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Latest Nature Neuroscience Stories

2014-02-03 10:45:07

Our brains have billions of neurons grouped into different regions. These regions often work alone, but sometimes must join forces. How do regions communicate selectively? Stanford researchers may have solved a riddle about the inner workings of the brain, which consists of billions of neurons, organized into many different regions, with each region primarily responsible for different tasks. The various regions of the brain often work independently, relying on the neurons inside that...

2014-01-20 12:26:21

Study uncovers role of Neuroligin-1 protein Cleveland Clinic researchers have identified a protein in the brain that plays a critical role in the memory loss seen in Alzheimer's patients, according to a study to be published in the journal Nature Neuroscience and posted online today. The protein – Neuroligin-1 (NLGN1) – is known to be involved in memory formation; this is the first time it's been linked to amyloid-associated memory loss. In Alzheimer's disease, amyloid beta...

2013-12-18 11:36:08

Imagine kicking a cocaine addiction by simply popping a pill that alters the way your brain processes chemical addiction. New research from the University of Pittsburgh suggests that a method of biologically manipulating certain neurocircuits could lead to a pharmacological approach that would weaken post-withdrawal cocaine cravings. The findings have been published in Nature Neuroscience. Researchers led by Pitt neuroscience professor Yan Dong used rat models to examine the effects of...

2013-11-21 11:37:31

Researchers from Bonn University decode a roadblock to nerve cell transplantation A vision is to implant nerve precursor cells in the diseased brains of patients with Parkinson's and Huntington's diseases, whereby these cells are to assume the function of the cells that have died off. However, the implanted nerve cells frequently do not migrate as hoped, rather they hardly move from the site. Scientists at the Institute for Reconstructive Neurobiology at Bonn University have now discovered...

2013-11-15 10:58:29

Identifying 'sensome' of microglia could improve understanding, treatments for neurodegenerative disorders Massachusetts General Hospital (MGH) investigators have used a new sequencing method to identify a group of genes used by the brain's immune cells – called microglia – to sense pathogenic organisms, toxins or damaged cells that require their response. Identifying these genes should lead to better understanding of the role of microglia both in normal brains and in neurodegenerative...

2013-08-26 11:26:49

Compounds already exist to potentially treat both inherited and non-inherited cases Researchers at Johns Hopkins and elsewhere have brought new clarity to the picture of what goes awry in the brain during Parkinson's disease and identified a compound that eases the disease's symptoms in mice. Their discoveries, described in a paper published online in Nature Neuroscience on August 25, also overturn established ideas about the role of a protein considered key to the disease's progress....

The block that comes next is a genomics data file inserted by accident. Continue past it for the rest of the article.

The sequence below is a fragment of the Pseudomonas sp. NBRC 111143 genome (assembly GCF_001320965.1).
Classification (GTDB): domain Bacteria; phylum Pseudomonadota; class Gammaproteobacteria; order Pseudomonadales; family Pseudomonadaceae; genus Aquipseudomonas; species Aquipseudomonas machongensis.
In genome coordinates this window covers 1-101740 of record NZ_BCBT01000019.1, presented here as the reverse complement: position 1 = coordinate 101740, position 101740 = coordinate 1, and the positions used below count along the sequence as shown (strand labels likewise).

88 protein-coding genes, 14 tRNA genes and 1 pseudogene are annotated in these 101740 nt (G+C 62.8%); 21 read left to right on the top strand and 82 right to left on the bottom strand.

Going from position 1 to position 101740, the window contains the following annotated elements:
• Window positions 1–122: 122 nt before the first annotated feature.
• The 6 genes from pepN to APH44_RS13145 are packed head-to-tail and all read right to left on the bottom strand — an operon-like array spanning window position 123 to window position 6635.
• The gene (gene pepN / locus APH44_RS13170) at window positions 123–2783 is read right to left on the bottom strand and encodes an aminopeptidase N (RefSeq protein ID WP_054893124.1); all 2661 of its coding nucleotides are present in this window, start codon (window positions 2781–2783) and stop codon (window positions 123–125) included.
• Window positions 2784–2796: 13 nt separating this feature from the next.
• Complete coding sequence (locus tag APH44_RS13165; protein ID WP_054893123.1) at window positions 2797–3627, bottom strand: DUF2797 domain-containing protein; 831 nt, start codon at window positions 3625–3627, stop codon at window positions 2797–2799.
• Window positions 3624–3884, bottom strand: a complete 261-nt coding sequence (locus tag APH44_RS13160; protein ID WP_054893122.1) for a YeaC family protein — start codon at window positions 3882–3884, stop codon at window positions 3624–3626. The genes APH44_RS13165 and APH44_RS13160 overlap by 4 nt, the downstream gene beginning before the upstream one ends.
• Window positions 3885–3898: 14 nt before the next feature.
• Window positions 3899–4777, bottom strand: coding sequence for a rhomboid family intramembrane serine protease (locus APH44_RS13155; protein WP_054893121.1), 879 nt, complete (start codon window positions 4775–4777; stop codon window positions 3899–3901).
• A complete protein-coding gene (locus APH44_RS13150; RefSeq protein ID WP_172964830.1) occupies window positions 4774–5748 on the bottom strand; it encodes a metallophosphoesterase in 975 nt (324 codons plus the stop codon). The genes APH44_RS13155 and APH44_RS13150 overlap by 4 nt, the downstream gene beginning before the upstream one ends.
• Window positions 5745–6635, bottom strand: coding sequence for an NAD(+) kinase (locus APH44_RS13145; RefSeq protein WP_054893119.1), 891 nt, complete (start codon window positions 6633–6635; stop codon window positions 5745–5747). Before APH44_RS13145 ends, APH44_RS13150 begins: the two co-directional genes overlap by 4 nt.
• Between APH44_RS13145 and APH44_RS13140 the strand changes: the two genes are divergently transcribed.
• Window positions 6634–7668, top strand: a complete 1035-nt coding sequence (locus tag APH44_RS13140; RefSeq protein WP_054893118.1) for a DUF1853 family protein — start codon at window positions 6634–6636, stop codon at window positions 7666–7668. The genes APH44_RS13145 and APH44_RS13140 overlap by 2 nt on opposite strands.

2013-08-12 14:12:37

A team of neuroscientists has identified a modification to a protein in laboratory mice linked to conditions associated with Alzheimer's Disease. Their findings, which appear in the journal Nature Neuroscience, also point to a potential therapeutic intervention for alleviating memory-related disorders. The research centered on eukaryotic initiation factor 2 alpha (eIF2alpha) and two enzymes that modify it with a phosphate group; this type of modification is termed phosphorylation. The...

2013-08-12 14:10:30

Researchers have discovered how genetic mutations linked to Parkinson's disease might play a key role in the death of brain cells, potentially paving the way for the development of more effective drug treatments. In the new study, published in Nature Neuroscience, a team of researchers from UCL, the University of Cambridge and the University of Sheffield showed how defects in the Parkinson's gene Fbxo7 cause problems with 'mitaphagy' – an essential process through which our bodies are...

2013-08-05 12:25:20

Using direct human brain recordings, a research team from Drexel University, the University of Pennsylvania, UCLA and Thomas Jefferson University has identified a new type of cell in the brain that helps people to keep track of their relative location while navigating an unfamiliar environment. The "grid cell," which derives its name from the triangular grid pattern in which the cell activates during navigation, is distinct among brain cells because its activation represents multiple...

2013-07-23 10:49:27

Research could have direct application for treating human drinking problems A research team led by scientists from the Ernest Gallo Clinic and Research Center at the University of California, San Francisco has identified circuitry in the brain that drives compulsive drinking in rats, and likely plays a similar role in humans. The scientists found they could reduce compulsive drinking in rats by inhibiting key neural pathways that run between the prefrontal cortex, which is involved with...


Word of the Day
malpais
  • The ragged surface of a lava-flow.
'Malpais' translates from Spanish as 'bad land.'